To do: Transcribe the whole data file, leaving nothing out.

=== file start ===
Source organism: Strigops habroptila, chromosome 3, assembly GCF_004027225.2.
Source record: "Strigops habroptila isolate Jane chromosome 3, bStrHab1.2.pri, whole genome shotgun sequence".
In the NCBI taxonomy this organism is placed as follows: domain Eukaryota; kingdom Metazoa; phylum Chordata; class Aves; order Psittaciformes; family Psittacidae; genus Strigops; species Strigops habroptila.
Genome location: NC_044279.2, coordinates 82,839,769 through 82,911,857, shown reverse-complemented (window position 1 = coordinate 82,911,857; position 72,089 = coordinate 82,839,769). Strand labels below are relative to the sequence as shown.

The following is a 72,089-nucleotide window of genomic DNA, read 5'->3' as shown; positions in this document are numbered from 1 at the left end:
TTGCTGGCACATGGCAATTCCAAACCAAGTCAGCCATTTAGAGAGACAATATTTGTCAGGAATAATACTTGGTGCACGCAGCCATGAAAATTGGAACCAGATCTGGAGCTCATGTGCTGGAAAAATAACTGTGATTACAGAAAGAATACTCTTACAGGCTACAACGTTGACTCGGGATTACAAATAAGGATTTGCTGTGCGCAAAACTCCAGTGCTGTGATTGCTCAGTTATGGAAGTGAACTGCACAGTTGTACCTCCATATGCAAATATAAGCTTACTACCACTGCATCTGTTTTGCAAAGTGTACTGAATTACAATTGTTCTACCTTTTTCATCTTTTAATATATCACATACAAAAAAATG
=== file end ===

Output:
Source organism: Strigops habroptila, chromosome 3, assembly GCF_004027225.2.
Source record: "Strigops habroptila isolate Jane chromosome 3, bStrHab1.2.pri, whole genome shotgun sequence".
In the NCBI taxonomy this organism is placed as follows: domain Eukaryota; kingdom Metazoa; phylum Chordata; class Aves; order Psittaciformes; family Psittacidae; genus Strigops; species Strigops habroptila.
Genome location: NC_044279.2, coordinates 82,839,769 through 82,911,857, shown reverse-complemented (window position 1 = coordinate 82,911,857; position 72,089 = coordinate 82,839,769). Strand labels below are relative to the sequence as shown.

The following is a 72,089-nucleotide window of genomic DNA, read 5'->3' as shown; positions in this document are numbered from 1 at the left end:
TTGCTGGCACATGGCAATTCCAAACCAAGTCAGCCATTTAGAGAGACAATATTTGTCAGGAATAATACTTGGTGCACGCAGCCATGAAAATTGGAACCAGATCTGGAGCTCATGTGCTGGAAAAATAACTGTGATTACAGAAAGAATACTCTTACAGGCTACAACGTTGACTCGGGATTACAAATAAGGATTTGCTGTGCGCAAAACTCCAGTGCTGTGATTGCTCAGTTATGGAAGTGAACTGCACAGTTGTACCTCCATATGCAAATATAAGCTTACTACCACTGCATCTGTTTTGCAAAGTGTACTGAATTACAATTGTTCTACCTTTTTCATCTTTTAATATATCACATACAAAAAAATG